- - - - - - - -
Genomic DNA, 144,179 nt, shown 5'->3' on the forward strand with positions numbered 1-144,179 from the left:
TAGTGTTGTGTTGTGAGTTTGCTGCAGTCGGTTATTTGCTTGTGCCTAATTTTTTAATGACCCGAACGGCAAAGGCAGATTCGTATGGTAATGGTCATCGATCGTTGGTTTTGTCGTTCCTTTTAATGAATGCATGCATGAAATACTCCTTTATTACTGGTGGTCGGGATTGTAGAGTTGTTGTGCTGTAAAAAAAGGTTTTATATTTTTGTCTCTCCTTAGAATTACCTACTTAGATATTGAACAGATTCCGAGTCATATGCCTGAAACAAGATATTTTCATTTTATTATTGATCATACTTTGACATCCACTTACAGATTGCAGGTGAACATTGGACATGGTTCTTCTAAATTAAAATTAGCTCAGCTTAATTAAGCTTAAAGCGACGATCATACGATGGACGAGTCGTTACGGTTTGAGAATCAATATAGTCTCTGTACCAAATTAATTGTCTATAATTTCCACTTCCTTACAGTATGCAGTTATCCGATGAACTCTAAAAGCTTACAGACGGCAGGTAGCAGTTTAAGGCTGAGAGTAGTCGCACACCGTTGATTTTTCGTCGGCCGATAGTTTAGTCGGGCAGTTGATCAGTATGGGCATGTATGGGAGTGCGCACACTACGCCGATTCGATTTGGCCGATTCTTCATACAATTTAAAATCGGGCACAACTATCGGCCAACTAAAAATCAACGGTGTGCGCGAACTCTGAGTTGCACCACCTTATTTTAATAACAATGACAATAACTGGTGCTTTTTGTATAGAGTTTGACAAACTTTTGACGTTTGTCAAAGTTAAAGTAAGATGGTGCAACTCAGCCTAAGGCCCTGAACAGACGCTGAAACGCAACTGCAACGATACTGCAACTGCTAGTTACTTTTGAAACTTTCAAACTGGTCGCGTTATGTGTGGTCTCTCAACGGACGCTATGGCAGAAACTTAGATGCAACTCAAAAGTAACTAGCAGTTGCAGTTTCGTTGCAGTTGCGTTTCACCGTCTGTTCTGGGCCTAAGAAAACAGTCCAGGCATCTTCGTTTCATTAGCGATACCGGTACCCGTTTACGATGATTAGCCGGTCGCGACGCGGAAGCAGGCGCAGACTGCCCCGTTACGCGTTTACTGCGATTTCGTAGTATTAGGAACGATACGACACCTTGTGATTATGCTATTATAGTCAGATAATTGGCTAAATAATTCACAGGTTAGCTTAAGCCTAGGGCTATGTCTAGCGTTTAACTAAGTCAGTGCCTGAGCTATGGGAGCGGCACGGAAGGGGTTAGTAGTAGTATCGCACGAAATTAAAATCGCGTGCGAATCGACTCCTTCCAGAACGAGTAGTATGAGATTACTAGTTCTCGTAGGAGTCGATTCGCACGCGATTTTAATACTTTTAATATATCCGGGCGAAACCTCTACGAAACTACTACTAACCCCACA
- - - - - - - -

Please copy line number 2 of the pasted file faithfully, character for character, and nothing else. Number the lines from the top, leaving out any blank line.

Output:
TAGTGTTGTGTTGTGAGTTTGCTGCAGTCGGTTATTTGCTTGTGCCTAATTTTTTAATGACCCGAACGGCAAAGGCAGATTCGTATGGTAATGGTCATCGATCGTTGGTTTTGTCGTTCCTTTTAATGAATGCATGCATGAAATACTCCTTTATTACTGGTGGTCGGGATTGTAGAGTTGTTGTGCTGTAAAAAAAGGTTTTATATTTTTGTCTCTCCTTAGAATTACCTACTTAGATATTGAACAGATTCCGAGTCATATGCCTGAAACAAGATATTTTCATTTTATTATTGATCATACTTTGACATCCACTTACAGATTGCAGGTGAACATTGGACATGGTTCTTCTAAATTAAAATTAGCTCAGCTTAATTAAGCTTAAAGCGACGATCATACGATGGACGAGTCGTTACGGTTTGAGAATCAATATAGTCTCTGTACCAAATTAATTGTCTATAATTTCCACTTCCTTACAGTATGCAGTTATCCGATGAACTCTAAAAGCTTACAGACGGCAGGTAGCAGTTTAAGGCTGAGAGTAGTCGCACACCGTTGATTTTTCGTCGGCCGATAGTTTAGTCGGGCAGTTGATCAGTATGGGCATGTATGGGAGTGCGCACACTACGCCGATTCGATTTGGCCGATTCTTCATACAATTTAAAATCGGGCACAACTATCGGCCAACTAAAAATCAACGGTGTGCGCGAACTCTGAGTTGCACCACCTTATTTTAATAACAATGACAATAACTGGTGCTTTTTGTATAGAGTTTGACAAACTTTTGACGTTTGTCAAAGTTAAAGTAAGATGGTGCAACTCAGCCTAAGGCCCTGAACAGACGCTGAAACGCAACTGCAACGATACTGCAACTGCTAGTTACTTTTGAAACTTTCAAACTGGTCGCGTTATGTGTGGTCTCTCAACGGACGCTATGGCAGAAACTTAGATGCAACTCAAAAGTAACTAGCAGTTGCAGTTTCGTTGCAGTTGCGTTTCACCGTCTGTTCTGGGCCTAAGAAAACAGTCCAGGCATCTTCGTTTCATTAGCGATACCGGTACCCGTTTACGATGATTAGCCGGTCGCGACGCGGAAGCAGGCGCAGACTGCCCCGTTACGCGTTTACTGCGATTTCGTAGTATTAGGAACGATACGACACCTTGTGATTATGCTATTATAGTCAGATAATTGGCTAAATAATTCACAGGTTAGCTTAAGCCTAGGGCTATGTCTAGCGTTTAACTAAGTCAGTGCCTGAGCTATGGGAGCGGCACGGAAGGGGTTAGTAGTAGTATCGCACGAAATTAAAATCGCGTGCGAATCGACTCCTTCCAGAACGAGTAGTATGAGATTACTAGTTCTCGTAGGAGTCGATTCGCACGCGATTTTAATACTTTTAATATATCCGGGCGAAACCTCTACGAAACTACTACTAACCCCACA